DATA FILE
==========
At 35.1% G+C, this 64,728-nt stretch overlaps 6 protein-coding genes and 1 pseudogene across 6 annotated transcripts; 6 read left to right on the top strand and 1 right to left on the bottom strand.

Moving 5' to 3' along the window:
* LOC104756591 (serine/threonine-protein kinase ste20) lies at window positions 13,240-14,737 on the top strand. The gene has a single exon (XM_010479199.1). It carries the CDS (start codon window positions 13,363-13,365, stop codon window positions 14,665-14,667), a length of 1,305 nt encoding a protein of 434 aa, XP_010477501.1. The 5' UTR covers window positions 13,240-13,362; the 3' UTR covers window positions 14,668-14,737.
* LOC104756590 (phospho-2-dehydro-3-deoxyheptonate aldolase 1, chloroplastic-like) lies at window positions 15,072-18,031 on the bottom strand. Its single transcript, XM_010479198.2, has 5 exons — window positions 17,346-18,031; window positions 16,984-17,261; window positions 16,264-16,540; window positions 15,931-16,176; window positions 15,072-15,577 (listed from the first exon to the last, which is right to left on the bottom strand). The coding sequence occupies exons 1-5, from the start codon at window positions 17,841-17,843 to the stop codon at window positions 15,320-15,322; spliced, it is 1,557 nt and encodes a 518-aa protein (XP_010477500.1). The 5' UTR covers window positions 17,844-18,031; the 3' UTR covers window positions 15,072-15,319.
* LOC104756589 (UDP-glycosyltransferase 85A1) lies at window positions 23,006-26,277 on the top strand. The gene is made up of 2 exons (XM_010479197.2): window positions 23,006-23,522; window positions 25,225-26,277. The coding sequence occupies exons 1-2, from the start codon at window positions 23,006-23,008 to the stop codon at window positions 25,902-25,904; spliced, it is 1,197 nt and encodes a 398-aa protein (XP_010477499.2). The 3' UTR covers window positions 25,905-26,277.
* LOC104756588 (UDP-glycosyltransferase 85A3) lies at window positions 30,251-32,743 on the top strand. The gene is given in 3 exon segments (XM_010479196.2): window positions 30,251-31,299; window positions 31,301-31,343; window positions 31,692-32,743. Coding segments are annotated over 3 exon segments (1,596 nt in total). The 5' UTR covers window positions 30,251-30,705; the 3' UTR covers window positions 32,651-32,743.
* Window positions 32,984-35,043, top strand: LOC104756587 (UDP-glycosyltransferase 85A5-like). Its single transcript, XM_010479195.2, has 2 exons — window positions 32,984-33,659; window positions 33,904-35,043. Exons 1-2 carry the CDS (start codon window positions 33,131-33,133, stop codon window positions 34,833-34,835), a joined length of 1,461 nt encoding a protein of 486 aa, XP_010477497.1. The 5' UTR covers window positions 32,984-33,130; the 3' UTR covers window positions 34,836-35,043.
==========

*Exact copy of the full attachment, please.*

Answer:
At 35.1% G+C, this 64,728-nt stretch overlaps 6 protein-coding genes and 1 pseudogene across 6 annotated transcripts; 6 read left to right on the top strand and 1 right to left on the bottom strand.

Moving 5' to 3' along the window:
* LOC104756591 (serine/threonine-protein kinase ste20) lies at window positions 13,240-14,737 on the top strand. The gene has a single exon (XM_010479199.1). It carries the CDS (start codon window positions 13,363-13,365, stop codon window positions 14,665-14,667), a length of 1,305 nt encoding a protein of 434 aa, XP_010477501.1. The 5' UTR covers window positions 13,240-13,362; the 3' UTR covers window positions 14,668-14,737.
* LOC104756590 (phospho-2-dehydro-3-deoxyheptonate aldolase 1, chloroplastic-like) lies at window positions 15,072-18,031 on the bottom strand. Its single transcript, XM_010479198.2, has 5 exons — window positions 17,346-18,031; window positions 16,984-17,261; window positions 16,264-16,540; window positions 15,931-16,176; window positions 15,072-15,577 (listed from the first exon to the last, which is right to left on the bottom strand). The coding sequence occupies exons 1-5, from the start codon at window positions 17,841-17,843 to the stop codon at window positions 15,320-15,322; spliced, it is 1,557 nt and encodes a 518-aa protein (XP_010477500.1). The 5' UTR covers window positions 17,844-18,031; the 3' UTR covers window positions 15,072-15,319.
* LOC104756589 (UDP-glycosyltransferase 85A1) lies at window positions 23,006-26,277 on the top strand. The gene is made up of 2 exons (XM_010479197.2): window positions 23,006-23,522; window positions 25,225-26,277. The coding sequence occupies exons 1-2, from the start codon at window positions 23,006-23,008 to the stop codon at window positions 25,902-25,904; spliced, it is 1,197 nt and encodes a 398-aa protein (XP_010477499.2). The 3' UTR covers window positions 25,905-26,277.
* LOC104756588 (UDP-glycosyltransferase 85A3) lies at window positions 30,251-32,743 on the top strand. The gene is given in 3 exon segments (XM_010479196.2): window positions 30,251-31,299; window positions 31,301-31,343; window positions 31,692-32,743. Coding segments are annotated over 3 exon segments (1,596 nt in total). The 5' UTR covers window positions 30,251-30,705; the 3' UTR covers window positions 32,651-32,743.
* Window positions 32,984-35,043, top strand: LOC104756587 (UDP-glycosyltransferase 85A5-like). Its single transcript, XM_010479195.2, has 2 exons — window positions 32,984-33,659; window positions 33,904-35,043. Exons 1-2 carry the CDS (start codon window positions 33,131-33,133, stop codon window positions 34,833-34,835), a joined length of 1,461 nt encoding a protein of 486 aa, XP_010477497.1. The 5' UTR covers window positions 32,984-33,130; the 3' UTR covers window positions 34,836-35,043.